Brooks - BX9338 .B7 1813 v2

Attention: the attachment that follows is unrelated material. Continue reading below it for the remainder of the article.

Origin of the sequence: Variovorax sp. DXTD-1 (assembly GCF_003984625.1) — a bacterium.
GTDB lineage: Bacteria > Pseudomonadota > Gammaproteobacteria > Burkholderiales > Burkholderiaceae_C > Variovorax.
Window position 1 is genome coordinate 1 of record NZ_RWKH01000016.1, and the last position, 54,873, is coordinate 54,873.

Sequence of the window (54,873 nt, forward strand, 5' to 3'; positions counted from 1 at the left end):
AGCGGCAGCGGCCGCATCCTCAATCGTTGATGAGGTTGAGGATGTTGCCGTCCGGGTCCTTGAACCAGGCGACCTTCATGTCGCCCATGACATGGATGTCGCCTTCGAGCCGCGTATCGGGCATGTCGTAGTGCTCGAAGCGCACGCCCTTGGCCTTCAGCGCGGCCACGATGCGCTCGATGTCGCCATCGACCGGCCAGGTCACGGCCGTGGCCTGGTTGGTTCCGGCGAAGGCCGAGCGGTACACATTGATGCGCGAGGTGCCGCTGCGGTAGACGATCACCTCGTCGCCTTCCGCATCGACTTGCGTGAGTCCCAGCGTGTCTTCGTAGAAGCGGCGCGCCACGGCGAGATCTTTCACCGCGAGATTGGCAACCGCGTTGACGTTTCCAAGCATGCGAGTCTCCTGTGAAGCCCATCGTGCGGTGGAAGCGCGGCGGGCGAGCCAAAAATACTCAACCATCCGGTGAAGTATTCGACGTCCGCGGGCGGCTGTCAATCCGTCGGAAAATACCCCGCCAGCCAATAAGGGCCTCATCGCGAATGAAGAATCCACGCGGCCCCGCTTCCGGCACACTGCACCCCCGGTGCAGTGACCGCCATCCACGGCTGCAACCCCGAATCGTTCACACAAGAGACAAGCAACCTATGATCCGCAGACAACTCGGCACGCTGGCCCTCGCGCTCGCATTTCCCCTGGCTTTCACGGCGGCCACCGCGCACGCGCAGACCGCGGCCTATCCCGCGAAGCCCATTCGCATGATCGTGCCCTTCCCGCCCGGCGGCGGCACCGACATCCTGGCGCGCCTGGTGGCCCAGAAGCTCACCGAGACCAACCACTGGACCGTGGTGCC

146 LIVES OF THE PURITANS. queen's majesty's officers, unto whom it may come or appertain." The order itself, dated London, December 11, 1573, was as follows We do require you, and " therewith straitly command you, and every of you, " in the queen's majesty's name, that you be aiding and " assisting to the bearer and bearers hereof, with all the best " means you can devise, for the apprehension of one " Thomas Cartwright, student in divinity, wheresoever he " be, within the liberties or without, within this realm. " And you having possession of his body by your good " travail and diligence in this business, we do likewise " charge you, (for so is her majesty's pleasure,) that he be " brought up by you to London, with a sufficient number " for his safe appearance before us, and other her majesty's " commissioners in causes ecclesiastical, for his unlawful " dealings and demeanours in matters touching religion, and " the state of this realm. And fail younot so to do, every one " of you, with all diligence, as you will answer to the " contrary upon your utmost peril." This order was signed by the Bishop of London, and eleven others of the high commission.* Mr. Cartwright, however, wisely concealed himself, till he found an opportunityof leaving the kingdom. And God, who provides for the young ravens when they cry, provided for his persecuted servant in this gloomy season. For at this critical juncture, he, was unexpectedly invited, together with Mr. Snape, to assist the ministers in the islands of Jersey and Guernsey, in framing the requisite discipline for their churches. This was a favourable dis- pensation to Mr. Cartwright ; who, being forced to abandon his native country, found there a refuge from the storm. These two islands were the only places within the British dominions, where the out-stretched arms of the high com- missioners could not reach him. During Mr. Cartwright's abode here, besides attending to the special object of his mission, he laboured in his public ministry, particularly at Castle -Cornet in Guernsey. It appears that he afterwards went again to Antwerp, and a second time became preacher to the English narrchants.+ Mr. Cartwright continued at Antwerp several years, but his health having greatly declined, the physicians' recommended him, as the most likelymeans of his restor- ation, to try his native air. His complaint at length Strype's Annals, voh ii. p.282. + Kingdom's MS. Collec. Pref. p. 33.